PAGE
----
State to search for link between farms, microbe Inspectors to focus on Shore watersheds

October 23, 1997|By Michael Dresser | Michael Dresser,SUN STAFF

Seeking hard data on a possible link between agriculture and toxic outbreaks of the Pfiesteria microbe, the Board of Public Works approved a plan yesterday to conduct a comprehensive review of the environmental impact of poultry-growing operations and animal feedlots on the Eastern Shore.

Under the program, the state will spend $192,916 for three two-person teams that will collect information on how farmers manage the manure produced by chickens and other animals. The teams will concentrate their efforts on the watersheds of the three Chesapeake Bay tributaries where Pfiesteria outbreaks were identified this summer.

Scientists and environmentalists have identified runoff of agricultural nutrients -- particularly chicken manure -- as a probable contributor to the Pfiesteria problem. But recent hearings have shown that state officials have only sketchy data on the environmental impact of animal waste on the watershed.

The plan presented to the board yesterday would carry out a pledge by Gov. Parris N. Glendening to send teams into the field to collect data on Eastern Shore agriculture.

John Rhoderick, administrator of the Maryland Department of the Environment's resource conservation operation, said the positions would be used to create three inspection teams to examine Eastern Shore farms. The inspections are voluntary for the farmers.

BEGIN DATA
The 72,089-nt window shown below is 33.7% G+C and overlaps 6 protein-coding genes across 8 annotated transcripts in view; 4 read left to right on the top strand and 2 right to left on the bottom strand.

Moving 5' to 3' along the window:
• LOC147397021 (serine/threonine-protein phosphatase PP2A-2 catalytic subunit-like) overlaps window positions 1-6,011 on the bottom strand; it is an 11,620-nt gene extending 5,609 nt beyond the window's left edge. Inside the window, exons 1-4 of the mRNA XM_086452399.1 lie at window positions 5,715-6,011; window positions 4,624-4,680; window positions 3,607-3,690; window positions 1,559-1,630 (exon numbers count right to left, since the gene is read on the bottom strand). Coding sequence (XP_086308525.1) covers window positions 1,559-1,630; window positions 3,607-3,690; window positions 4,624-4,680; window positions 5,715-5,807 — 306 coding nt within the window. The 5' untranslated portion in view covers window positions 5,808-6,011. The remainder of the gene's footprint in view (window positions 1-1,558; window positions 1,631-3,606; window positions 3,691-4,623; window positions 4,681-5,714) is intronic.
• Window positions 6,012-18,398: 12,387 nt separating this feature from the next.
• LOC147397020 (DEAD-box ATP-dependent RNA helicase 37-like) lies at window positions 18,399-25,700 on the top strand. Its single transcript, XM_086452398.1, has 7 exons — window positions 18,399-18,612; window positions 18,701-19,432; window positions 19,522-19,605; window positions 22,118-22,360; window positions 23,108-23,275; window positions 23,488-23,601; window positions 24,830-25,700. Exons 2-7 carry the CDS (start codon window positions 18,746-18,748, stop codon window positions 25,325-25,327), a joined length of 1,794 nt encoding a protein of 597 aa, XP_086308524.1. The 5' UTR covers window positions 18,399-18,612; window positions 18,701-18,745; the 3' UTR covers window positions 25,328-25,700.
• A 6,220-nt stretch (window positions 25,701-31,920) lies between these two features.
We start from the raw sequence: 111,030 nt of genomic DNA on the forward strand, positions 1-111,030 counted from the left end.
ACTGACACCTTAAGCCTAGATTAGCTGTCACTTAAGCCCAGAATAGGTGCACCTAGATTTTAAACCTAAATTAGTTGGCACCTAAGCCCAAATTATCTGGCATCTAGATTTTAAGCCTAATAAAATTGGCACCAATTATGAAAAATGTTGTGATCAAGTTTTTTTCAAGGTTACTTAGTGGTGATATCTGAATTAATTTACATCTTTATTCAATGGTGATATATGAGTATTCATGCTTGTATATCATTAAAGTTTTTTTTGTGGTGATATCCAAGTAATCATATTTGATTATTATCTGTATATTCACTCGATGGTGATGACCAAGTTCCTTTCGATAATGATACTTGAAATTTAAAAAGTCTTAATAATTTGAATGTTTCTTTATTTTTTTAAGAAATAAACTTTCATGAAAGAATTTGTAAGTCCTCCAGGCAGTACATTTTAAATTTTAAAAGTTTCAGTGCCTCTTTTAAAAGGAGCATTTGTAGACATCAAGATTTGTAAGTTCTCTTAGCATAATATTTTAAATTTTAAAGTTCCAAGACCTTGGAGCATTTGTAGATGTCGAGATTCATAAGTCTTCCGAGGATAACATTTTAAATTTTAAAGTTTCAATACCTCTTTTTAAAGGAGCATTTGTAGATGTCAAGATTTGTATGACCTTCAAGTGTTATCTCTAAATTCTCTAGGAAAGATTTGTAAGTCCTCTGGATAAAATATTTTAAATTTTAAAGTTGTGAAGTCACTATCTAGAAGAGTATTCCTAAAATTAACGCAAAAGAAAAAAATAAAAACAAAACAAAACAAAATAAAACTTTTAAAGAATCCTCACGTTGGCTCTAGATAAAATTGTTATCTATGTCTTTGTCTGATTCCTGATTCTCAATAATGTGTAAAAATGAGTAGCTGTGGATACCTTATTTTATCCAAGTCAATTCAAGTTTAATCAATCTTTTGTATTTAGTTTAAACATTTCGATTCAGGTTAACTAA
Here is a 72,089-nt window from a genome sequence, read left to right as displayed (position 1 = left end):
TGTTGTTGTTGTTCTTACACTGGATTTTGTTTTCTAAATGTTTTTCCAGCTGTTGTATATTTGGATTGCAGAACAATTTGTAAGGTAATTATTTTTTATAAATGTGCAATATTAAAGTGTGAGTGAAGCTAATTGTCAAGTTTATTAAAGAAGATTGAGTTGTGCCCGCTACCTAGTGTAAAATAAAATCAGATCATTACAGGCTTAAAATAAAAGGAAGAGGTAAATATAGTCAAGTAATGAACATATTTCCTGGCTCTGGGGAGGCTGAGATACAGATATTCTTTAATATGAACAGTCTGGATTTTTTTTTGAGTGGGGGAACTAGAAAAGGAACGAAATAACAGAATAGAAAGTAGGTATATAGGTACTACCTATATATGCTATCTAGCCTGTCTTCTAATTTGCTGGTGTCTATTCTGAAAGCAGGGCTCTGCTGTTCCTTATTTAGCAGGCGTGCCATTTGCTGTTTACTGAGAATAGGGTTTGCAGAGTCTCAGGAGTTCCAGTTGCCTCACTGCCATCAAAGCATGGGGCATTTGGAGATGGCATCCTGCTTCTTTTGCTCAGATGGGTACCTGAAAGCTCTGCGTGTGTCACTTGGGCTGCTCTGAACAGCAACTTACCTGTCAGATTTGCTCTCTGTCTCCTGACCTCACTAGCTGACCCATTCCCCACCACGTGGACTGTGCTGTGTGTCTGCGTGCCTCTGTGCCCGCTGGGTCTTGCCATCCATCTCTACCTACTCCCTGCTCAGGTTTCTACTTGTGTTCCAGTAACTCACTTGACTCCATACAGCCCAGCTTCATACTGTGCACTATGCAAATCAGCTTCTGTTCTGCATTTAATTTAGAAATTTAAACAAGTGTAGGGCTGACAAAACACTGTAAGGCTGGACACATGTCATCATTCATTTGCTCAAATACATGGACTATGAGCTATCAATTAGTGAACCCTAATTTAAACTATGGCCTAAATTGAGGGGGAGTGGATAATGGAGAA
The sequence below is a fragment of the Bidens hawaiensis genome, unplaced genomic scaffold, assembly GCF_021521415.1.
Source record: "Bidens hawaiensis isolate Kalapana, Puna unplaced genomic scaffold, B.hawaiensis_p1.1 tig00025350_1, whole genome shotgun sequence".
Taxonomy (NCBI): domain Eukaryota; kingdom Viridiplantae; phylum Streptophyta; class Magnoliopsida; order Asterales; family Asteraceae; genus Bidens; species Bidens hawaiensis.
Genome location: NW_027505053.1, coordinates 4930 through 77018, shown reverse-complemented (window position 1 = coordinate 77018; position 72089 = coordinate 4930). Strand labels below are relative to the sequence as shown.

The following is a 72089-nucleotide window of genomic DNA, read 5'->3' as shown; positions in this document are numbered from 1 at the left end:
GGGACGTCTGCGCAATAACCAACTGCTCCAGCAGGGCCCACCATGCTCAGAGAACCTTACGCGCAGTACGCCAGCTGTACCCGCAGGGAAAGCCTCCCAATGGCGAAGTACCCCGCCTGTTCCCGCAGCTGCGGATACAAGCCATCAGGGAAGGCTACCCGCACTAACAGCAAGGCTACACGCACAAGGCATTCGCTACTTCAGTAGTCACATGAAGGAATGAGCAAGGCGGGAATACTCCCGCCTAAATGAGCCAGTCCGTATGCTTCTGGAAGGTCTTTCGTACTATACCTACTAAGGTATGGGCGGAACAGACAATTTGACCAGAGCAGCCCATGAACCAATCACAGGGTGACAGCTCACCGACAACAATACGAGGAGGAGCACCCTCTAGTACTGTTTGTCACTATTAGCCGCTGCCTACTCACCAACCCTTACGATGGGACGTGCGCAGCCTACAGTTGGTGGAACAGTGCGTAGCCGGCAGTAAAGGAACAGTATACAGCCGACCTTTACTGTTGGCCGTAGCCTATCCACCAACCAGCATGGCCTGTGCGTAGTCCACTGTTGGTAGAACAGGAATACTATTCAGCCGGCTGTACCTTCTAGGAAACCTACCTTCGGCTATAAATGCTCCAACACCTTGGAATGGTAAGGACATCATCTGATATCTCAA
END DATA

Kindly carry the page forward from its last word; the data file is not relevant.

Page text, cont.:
He said the first priority would be to look at farms in the watershed of the Pocomoke River, site of the most serious Pfiesteria outbreaks. Next will be Kings Creek and the Chicamacomico River, two other waterways that were closed because of Pfiesteria.

Each team will be made up of an MDE sanitarian and a soil-conservation planner for the Maryland Department of Agriculture. The cost includes the $32,066 salary of each sanitarian and the $23,211 to be paid to each soil-conservation worker.

Rhoderick said the positions will be permanent. "There's clearly a workload here that's long-term," he said, estimating that a complete survey of the Eastern Shore could take two to three years.

State officials hope that the presence of an Agriculture Department employee on the teams will overcome any reluctance on the part of farmers to have environmental inspectors on their land, Rhoderick said.

Any water-quality problems found will be referred to the local agricultural extension agent rather than to the MDE, he said, adding that temporary teams have received cooperation from more than 50 percent of farmers.

Among the data the teams will collect are the number of birds kept at poultry farms, the amount of manure generated, the amount of cropland that absorbs the waste, how much land is covered by formal nutrient-management plans and the potential for environmental damage from runoff.

Pub Date: 10/23/97

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